In this study, the mean UW-QOL domain scores apart from pain were notably worse at 6 months (Figure 1). The mean scores then gradually improved at subsequent questioning at 12 and then more than 18 months after operation. Interestingly, the shoulder domain is the least problematic of the QOL domains over all time periods, and its response was similar to those for most other domains, showing dramatic increase in dysfunction at 6 months and then a very slight improvement over time.

We found that at 6 months there was a drop in composite score compared with baseline for all neck subgroups. Those who received no neck dissection scored better than those who received a unilateral level III to IV dissection, who in turn scored better than the level V subgroup, with the bilateral III to IV subgroup faring worst of all. As the degree of surgery in the neck became more extensive, the UW-QOL score decreased. At 1 year and then at a time greater than 18 months after operation, there was a gradual increase in composite scores within all subgroups, with this gradation between the neck dissection groups being maintained.

When the shoulder domain is examined in isolation, it can be seen that shoulder morbidity at baseline was very similar between all neck subgroups (Figure 3). At 6 months after surgery, there was very little subjective difference between patients who underwent a unilateral level III to IV neck dissection and those having surgery but no neck dissection. This minimal difference in morbidity was maintained over time for these 2 subgroups. Extending the dissection into level V had a detrimental effect on shoulder dysfunction. A bilateral level III to IV neck dissection also had a profound effect on shoulder morbidity at 6 months, but some improvement occurred with time. When tumors that may have bilateral drainage into the cervical nodes are treated, the need to perform bilateral neck dissections could be reduced if sentinel node biopsy techniques were considered.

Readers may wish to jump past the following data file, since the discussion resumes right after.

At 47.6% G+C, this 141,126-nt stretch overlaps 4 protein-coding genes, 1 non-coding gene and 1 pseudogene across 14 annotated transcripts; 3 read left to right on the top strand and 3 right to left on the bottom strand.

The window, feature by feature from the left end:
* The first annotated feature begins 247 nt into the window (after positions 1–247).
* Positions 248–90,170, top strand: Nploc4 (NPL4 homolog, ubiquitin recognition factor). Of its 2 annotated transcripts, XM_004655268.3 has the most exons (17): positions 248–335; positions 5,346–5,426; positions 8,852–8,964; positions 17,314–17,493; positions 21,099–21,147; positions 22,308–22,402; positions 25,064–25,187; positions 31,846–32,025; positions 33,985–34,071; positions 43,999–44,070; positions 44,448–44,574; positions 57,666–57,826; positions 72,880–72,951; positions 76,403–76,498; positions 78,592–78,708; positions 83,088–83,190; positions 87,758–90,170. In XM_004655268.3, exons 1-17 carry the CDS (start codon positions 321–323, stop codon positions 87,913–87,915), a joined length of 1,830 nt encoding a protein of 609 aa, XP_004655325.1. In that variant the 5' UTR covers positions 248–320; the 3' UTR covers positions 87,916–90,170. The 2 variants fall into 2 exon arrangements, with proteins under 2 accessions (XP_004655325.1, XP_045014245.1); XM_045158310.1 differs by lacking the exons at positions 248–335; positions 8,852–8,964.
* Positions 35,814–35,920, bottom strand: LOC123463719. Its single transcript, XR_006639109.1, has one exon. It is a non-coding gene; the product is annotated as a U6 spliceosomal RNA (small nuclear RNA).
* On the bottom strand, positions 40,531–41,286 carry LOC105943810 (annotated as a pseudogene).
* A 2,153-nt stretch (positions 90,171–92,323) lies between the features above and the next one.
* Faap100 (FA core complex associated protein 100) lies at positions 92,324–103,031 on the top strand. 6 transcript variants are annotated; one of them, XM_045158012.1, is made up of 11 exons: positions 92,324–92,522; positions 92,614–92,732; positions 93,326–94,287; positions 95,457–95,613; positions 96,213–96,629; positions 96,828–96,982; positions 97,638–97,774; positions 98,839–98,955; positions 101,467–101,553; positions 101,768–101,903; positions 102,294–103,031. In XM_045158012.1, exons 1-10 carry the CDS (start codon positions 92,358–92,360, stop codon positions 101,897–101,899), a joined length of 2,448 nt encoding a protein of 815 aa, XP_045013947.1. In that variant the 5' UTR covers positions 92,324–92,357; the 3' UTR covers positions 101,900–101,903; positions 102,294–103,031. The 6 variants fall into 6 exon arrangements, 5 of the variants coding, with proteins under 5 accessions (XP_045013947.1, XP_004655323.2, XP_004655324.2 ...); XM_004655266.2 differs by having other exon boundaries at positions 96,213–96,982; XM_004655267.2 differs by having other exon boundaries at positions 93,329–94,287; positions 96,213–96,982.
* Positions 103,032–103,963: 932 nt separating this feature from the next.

If data are subdivided according to patients who underwent a unilateral level III to IV dissection and those who had no dissection, and postoperative adjuvant radiotherapy is taken into account, the effect on shoulder dysfunction is interesting (Figure 4). Those receiving no radiotherapy scored similarly regardless of whether they underwent a unilateral level III to IV neck dissection. Patients receiving adjuvant radiotherapy scored poorly at 6 months if they received a neck dissection, and, although some improvement over time occurred in the dissection group, those having no neck dissection fared poorly over time. Although the latter group has very few patients and the confidence intervals are wide, this is an interesting trend.

In conclusion, there is little subjective morbidity associated with shoulder dysfunction after a unilateral level III to IV neck dissection compared with patients undergoing primary surgery without a neck dissection. More extensive surgery in the neck, whether bilaterally removing levels I to level III to IV or extending posteriorly to include level V, is associated with statistically significantly worse shoulder dysfunction. Adjuvant radiotherapy appears to have a detrimental effect on shoulder dysfunction, whether or not the patient has a unilateral level III to IV neck dissection; this finding was not statistically significant but is an interesting observation and deserves further research.